Celeste Baxter, the general manager at the Best Western, said the hotel does have two accessible rooms, but the other was reserved.

“We definitely need more than two, but we also have a contract – which I really can’t disclose the details – but the contract states that we need to keep an accessible room available until 4:30 each day,” Baxter told CBC News.

“So this was the one and only time that I know of it ever happening and I think that’s why they were so unprepared at the time. But someone who had been in the room already needed to extend their stay and it was part of this contract and we had to do that.”

Baxter wouldn’t disclose the details of the contract or who it is with.

She said the hotel tried to reach Ghazali, but he was flying in at the time, and when he arrived the room was occupied.

“They let them go look at a suite. But they said that the space wasn’t enough for him to negotiate with the wheelchair and so on,” she said.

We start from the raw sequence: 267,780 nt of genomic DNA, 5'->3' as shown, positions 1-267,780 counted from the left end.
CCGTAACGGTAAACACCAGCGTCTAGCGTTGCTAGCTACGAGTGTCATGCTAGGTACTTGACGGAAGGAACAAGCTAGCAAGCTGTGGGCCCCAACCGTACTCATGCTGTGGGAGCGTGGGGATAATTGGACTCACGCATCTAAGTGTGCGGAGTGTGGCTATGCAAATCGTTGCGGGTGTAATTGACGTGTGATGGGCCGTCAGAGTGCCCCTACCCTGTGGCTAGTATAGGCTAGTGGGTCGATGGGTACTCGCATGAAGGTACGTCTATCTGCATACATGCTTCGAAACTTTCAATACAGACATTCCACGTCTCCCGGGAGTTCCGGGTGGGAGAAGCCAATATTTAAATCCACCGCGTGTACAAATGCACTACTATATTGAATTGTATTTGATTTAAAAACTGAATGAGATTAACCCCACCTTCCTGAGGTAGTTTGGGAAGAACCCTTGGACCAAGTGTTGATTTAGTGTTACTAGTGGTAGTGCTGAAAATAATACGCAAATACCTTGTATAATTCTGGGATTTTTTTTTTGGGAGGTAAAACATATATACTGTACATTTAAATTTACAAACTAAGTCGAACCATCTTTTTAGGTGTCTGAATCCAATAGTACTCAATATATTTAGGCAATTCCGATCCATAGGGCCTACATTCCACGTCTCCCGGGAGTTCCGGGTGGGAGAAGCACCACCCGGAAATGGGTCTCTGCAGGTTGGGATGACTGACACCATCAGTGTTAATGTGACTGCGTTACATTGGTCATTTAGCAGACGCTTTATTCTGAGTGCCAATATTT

Ghazali said he felt unwelcome in that situation, but it’s not the first time he’s had issues with booking accessible hotel rooms.

“A lot of times I book, they show photos online, but the photos online, they’re not the real thing. So when we go there either the sink’s too high or the shower itself, it’s not as accessible as it should be,” he said.

Vicky Levack, spokesperson for the Disability Rights Coalition of Nova Scotia, said this is a common problem in hotels รข and bumping is another hurdle.

“I don’t know why you would bump someone with a disability who has requested an accessible room when you don’t have anything else to offer them,” she said.

“It’s not like when you bump an able-bodied person and they can just stay in any hotel room and it doesn’t matter. People with disabilities require certain things. You can’t just bump them.”